A couple of weeks ago, we told you about a push led by Downtown Dallas Inc. to bring more cops into Dallas Central Business district to combat what DDI sees as rising nuisance crimes. The meta-culprit for many of the crimes — like panhandling, public sleeping and public urination — is vagrancy. Essentially, as defined by DDI in a white paper sent to the Dallas Police Department, vagrancy is behavior typically consistent with homelessness. DDI blames much of the vagrancy downtown on decreased nighttime capacities at The Bridge and Austin Street homeless shelters. More homeless are on the streets at night, driving quality-of-life offenses up.
The tension that's developed between central Dallas and The Bridge, specifically, was front and center of what might otherwise have been a routine update from The Bridge's CEO Jay Dunn to the Dallas City Council's Housing Committee. Dunn was there to tout the successes of The Bridge — the more than 7,000 people a year the shelter serves, the more than 2,000 job placements it's helped clients secure and the 49 percent drop in serious crime in the surrounding area since the facility opened. Instead, Dunn faced tough questioning.
Council Member Adam Medrano, whose District 2 includes The Bridge, wondered why The Bridge's board of directors has no minority members and no members who live anywhere near downtown, and he questioned the crime numbers reported by Dunn.
Medrano's colleague Philip Kingston was more blunt, saying that quality of life problems existing around The Bridge and seeping out into the rest of downtown are "destroying nascent neighborhoods."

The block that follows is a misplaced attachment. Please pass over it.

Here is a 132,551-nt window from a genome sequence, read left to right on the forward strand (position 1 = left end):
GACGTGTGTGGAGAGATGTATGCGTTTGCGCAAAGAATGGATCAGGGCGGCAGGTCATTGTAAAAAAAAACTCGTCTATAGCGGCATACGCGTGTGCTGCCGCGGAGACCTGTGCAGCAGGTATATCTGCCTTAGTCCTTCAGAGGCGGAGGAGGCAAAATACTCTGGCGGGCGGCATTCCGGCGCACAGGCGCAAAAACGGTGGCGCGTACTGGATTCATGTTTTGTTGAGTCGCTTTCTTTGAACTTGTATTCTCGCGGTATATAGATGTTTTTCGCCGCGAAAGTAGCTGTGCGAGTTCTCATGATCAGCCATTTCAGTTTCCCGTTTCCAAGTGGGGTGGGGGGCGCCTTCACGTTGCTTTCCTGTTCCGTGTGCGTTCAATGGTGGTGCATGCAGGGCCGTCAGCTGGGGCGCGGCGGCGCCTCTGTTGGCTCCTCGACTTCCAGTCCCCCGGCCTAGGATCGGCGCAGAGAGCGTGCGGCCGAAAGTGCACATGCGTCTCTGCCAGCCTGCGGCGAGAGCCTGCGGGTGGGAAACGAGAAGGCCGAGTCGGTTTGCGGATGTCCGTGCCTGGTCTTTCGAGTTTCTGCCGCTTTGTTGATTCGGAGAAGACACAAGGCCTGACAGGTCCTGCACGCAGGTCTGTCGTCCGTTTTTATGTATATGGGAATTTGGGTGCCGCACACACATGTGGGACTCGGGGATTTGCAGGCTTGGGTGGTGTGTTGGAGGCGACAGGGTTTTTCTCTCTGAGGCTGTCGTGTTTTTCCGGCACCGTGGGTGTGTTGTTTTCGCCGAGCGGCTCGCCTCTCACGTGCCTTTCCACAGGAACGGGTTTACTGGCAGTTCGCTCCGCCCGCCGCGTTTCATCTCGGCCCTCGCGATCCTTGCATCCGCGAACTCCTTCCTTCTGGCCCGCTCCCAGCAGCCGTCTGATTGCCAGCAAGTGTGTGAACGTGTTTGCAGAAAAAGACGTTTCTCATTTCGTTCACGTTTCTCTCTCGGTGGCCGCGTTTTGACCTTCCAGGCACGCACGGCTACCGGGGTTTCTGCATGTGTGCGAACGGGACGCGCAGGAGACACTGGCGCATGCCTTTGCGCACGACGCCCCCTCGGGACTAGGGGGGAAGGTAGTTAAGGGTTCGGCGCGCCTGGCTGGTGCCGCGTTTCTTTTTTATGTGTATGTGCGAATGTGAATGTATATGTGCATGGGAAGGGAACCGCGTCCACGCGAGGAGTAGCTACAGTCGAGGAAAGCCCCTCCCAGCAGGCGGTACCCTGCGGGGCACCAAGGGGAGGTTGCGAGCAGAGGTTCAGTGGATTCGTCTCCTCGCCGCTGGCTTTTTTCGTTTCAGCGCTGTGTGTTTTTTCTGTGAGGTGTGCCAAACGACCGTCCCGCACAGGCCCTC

"Downtown Dallas Inc. has done extensive study of antisocial behavior of homeless. I am receiving emails and residents are not happy," Kingston said.
Kingston advocated for more permanent supportive housing in the city, pointing to an article from Vox's Matthew Yglesias claiming that it's three times cheaper for the city to provide housing for the homeless than to continue serving them on the streets.
"Shelters are insufficient approach for homelessness," Kingston said. "We need housing. Do we have a plan?"
Dunn's briefing followed a presentation from Cindy Crain, the president of the Metro Dallas Homeless Alliance. Crain reported the number of Dallas homeless during the MDHA's most recent point in time check — about 3,100 — and talked about efforts to increase the occupancy of the permanent supportive housing that Dallas currently has (as of July about 82 percent of permanent available beds are filled).
Medrano, usually very quiet at council and committee meetings, challenged Crain as well, pointing to the tent cities that have sprung up near Interstate 45 and I-30.
Neither Dunn nor Crain had much in the way of answers — not that they should've — for Medrano and Kingston, but the discussion highlighted the burgeoning issues faced by downtown as it's 24-hour population increases, as well as the stark reality of homelessness in Dallas. We're a long way from reaching MDHA's goal of making homelessness "rare, brief and non-recurring in Dallas."
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